This year has been good for the West. The alliance surprised observers with its united front against Russian aggression. While authoritarian China suffers one of its weakest periods of growth since Chairman Mao, the U.S. economy thunders on. The wave of populism in rich countries that began in 2016 with Brexit and the election of Donald Trump appears to have peaked.
However, away from the world’s attention, rich democracies face a deep, slow-burning problem: weak economic growth. In the year before covid-19, the GDP of developed economies grew by less than 2%. High-frequency measures show that the rich world’s productivity, the main source of improved living standards, is at best stagnating and possibly declining. Official forecasts show that by 2027 GDP per capita growth in an average rich country will be below 1.5% per year. In some places, such as Canada and Switzerland, the numbers will be closer to zero.
Perhaps rich countries are destined for weak growth. Many have rapidly aging populations. When labor markets are opened to women and university education is democratized, an important source of growth will be depleted. A lot of the low-hanging fruit of technology, like flush toilets, cars, and the Internet, has been plucked. However, this growth problem is solvable. Policymakers could facilitate cross-border trade and thus boost globalization. We could reform planning to enable building and reduce outrageous housing costs. We could welcome migrants to replace retirees. All these reforms would increase the growth rate.
Unfortunately, economic growth has gone out of fashion. According to our analysis of data from the Manifesto Project, which has collected information on political party manifestos for decades, countries in the oecd, a group of mostly rich countries, are about half as focused on growth as they were in the 1980s (see Chart 1). Modern politicians are less likely than their predecessors to extol the benefits of free markets. They are more likely to express anti-growth sentiments such as positive mentions of government control of the economy.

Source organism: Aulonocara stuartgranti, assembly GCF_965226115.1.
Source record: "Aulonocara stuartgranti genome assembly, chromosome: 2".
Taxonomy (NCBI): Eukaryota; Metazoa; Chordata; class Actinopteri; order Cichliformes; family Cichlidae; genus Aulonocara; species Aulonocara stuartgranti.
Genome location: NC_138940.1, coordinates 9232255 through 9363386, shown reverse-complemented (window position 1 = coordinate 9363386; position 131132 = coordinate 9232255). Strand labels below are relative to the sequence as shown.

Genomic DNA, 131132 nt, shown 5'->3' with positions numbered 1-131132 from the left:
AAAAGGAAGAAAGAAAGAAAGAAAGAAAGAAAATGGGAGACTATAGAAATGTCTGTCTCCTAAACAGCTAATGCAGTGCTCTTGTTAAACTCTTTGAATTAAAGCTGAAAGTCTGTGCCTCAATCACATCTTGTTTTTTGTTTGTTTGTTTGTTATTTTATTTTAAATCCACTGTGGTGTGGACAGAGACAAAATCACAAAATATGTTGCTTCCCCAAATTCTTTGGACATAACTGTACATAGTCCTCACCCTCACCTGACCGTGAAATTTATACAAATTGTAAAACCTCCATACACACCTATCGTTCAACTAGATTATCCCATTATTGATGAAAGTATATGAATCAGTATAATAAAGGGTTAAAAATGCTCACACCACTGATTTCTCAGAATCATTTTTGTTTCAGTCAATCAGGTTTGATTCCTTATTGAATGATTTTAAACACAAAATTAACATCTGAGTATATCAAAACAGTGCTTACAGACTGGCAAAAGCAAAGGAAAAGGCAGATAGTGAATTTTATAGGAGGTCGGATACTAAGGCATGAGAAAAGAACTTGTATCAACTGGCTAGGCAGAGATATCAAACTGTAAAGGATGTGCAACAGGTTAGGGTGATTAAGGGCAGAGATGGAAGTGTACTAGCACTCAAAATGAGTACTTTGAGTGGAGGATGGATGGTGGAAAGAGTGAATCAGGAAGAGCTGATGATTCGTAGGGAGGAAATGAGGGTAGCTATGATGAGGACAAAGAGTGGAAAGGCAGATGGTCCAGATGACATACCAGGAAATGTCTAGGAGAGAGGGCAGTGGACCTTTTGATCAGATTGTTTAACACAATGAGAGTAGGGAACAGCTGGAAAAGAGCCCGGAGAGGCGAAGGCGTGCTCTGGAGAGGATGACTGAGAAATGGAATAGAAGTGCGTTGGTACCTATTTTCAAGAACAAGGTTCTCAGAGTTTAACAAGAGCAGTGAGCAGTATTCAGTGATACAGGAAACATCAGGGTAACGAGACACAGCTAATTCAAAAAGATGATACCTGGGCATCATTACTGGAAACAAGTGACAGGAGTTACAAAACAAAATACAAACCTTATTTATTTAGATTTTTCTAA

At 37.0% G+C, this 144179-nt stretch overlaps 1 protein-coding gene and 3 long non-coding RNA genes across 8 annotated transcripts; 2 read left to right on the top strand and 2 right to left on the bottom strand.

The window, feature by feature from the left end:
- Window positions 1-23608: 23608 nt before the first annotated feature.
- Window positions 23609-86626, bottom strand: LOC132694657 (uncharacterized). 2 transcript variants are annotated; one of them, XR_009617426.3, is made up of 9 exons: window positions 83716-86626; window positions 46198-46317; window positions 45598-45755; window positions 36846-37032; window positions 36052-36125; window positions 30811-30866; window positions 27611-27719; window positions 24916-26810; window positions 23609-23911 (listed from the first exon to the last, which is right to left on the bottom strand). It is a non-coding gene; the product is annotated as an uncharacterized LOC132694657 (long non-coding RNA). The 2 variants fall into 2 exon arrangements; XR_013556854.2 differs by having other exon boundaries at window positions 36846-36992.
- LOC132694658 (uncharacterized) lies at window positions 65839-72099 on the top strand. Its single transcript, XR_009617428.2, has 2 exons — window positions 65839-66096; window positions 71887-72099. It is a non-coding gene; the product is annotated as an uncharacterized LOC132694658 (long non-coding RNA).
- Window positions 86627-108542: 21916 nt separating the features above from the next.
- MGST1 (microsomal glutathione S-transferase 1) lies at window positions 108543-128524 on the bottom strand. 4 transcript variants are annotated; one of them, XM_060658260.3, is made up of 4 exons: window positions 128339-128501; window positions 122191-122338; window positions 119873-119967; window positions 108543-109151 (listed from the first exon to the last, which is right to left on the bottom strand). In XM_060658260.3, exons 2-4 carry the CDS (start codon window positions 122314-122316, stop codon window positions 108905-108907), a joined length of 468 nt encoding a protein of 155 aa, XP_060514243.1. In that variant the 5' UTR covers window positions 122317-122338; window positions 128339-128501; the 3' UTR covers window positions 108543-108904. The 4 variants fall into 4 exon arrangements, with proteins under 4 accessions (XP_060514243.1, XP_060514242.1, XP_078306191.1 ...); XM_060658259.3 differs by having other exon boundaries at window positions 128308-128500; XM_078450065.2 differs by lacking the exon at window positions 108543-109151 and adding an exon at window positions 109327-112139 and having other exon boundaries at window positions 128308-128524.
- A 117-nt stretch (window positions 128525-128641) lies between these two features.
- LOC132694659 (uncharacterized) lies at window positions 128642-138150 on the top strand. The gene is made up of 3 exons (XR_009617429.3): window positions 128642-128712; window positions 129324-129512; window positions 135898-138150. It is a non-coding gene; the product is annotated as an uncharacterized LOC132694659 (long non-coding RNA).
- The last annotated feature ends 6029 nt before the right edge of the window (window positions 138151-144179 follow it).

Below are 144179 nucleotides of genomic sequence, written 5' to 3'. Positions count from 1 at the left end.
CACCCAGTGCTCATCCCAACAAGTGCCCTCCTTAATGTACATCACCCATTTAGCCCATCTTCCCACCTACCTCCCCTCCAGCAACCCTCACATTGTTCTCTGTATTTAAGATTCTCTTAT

When politicians talk about growth, they do so in an unsophisticated way. In 1994, Gordon Brown, Britain’s shadow chancellor, referred to a “post-neoclassical theory of endogenous growth” that was derided, but at least indicated a serious engagement with the issue. Politicians such as Lyndon Johnson, Margaret Thatcher, and Ronald Reagan offered policies based on a coherent theory of the relationship between the individual and the state. The small company of GDP’s modern champions, such as Mr Trump and Liz Truss, offer little more than re-warmed Reaganism.
Apathy towards growth is not just rhetorical. Britain is hinting at a greater loss of enthusiasm. In the 1970s, the average budget contained tax reforms worth 2% of GDP. By the end of 2010, the policies had half the effect. A paper published in 2020 by Alberto Alesina, the late Harvard University economist, and his colleagues at the IMF and Georgetown University measured the importance of structural reforms (such as regulatory changes) over time. In the 1980s and 1990s, politicians in advanced economies implemented a large number that made their economies more elegant. By 2010, however, they had lost their power: the reforms practically stopped.
Our analysis of World Bank data suggests that progress has slowed even further in recent years and may even be reversed (see Figure 2). The US government will introduce 12,000 new regulations in 2021, which is more than in recent years. From 2010 to 2020, rich countries’ tariff restrictions on imports doubled. Britain voted for and carried out Brexit. Other countries have turned against immigration. In 2007, almost 6 million people migrated to rich countries via the Internet. In 2019, the number dropped to just 4 million.
Governments have also become less friendly to new construction, whether housing or infrastructure. A paper by three economists, Knut Ara Aastveit, Bruno Albuquerque and André Anundsen, notes that the “elasticity of supply” of US housing – ie. the extent to which construction is responding to higher demand – has declined since the housing boom of 2000. This is likely to be a reflection of tighter land-use policies and stronger nimbys. Housing construction across the rich world is about two-thirds of its level in that decade.
Politicians prefer to waste the proceeds of existing growth. Governments spend much more on social welfare such as pensions and especially health care. According to the Congressional Budget Office, in 1979 the bottom fifth of American recipients received means-tested transfers worth less than a third of their pretax income. By 2018, the figure was more than two-thirds. According to a 2019 report, health spending per person in the OECD will grow at an average annual rate of 3%, reaching 10% of GDP by 2030, up from 9% in 2018.